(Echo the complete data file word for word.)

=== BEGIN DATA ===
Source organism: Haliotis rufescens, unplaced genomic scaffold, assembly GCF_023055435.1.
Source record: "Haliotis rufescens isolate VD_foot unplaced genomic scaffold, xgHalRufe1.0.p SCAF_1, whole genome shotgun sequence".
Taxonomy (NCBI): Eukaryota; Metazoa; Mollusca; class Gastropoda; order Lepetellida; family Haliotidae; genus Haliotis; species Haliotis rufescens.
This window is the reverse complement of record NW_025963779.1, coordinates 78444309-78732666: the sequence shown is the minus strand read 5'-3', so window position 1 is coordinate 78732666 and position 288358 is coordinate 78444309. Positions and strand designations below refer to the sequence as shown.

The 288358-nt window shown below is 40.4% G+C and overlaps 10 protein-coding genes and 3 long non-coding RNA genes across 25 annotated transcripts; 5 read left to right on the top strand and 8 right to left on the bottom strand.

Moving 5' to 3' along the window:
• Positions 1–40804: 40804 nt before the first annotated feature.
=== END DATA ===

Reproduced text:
Source organism: Haliotis rufescens, unplaced genomic scaffold, assembly GCF_023055435.1.
Source record: "Haliotis rufescens isolate VD_foot unplaced genomic scaffold, xgHalRufe1.0.p SCAF_1, whole genome shotgun sequence".
Taxonomy (NCBI): Eukaryota; Metazoa; Mollusca; class Gastropoda; order Lepetellida; family Haliotidae; genus Haliotis; species Haliotis rufescens.
This window is the reverse complement of record NW_025963779.1, coordinates 78444309-78732666: the sequence shown is the minus strand read 5'-3', so window position 1 is coordinate 78732666 and position 288358 is coordinate 78444309. Positions and strand designations below refer to the sequence as shown.

The 288358-nt window shown below is 40.4% G+C and overlaps 10 protein-coding genes and 3 long non-coding RNA genes across 25 annotated transcripts; 5 read left to right on the top strand and 8 right to left on the bottom strand.

Moving 5' to 3' along the window:
• Positions 1–40804: 40804 nt before the first annotated feature.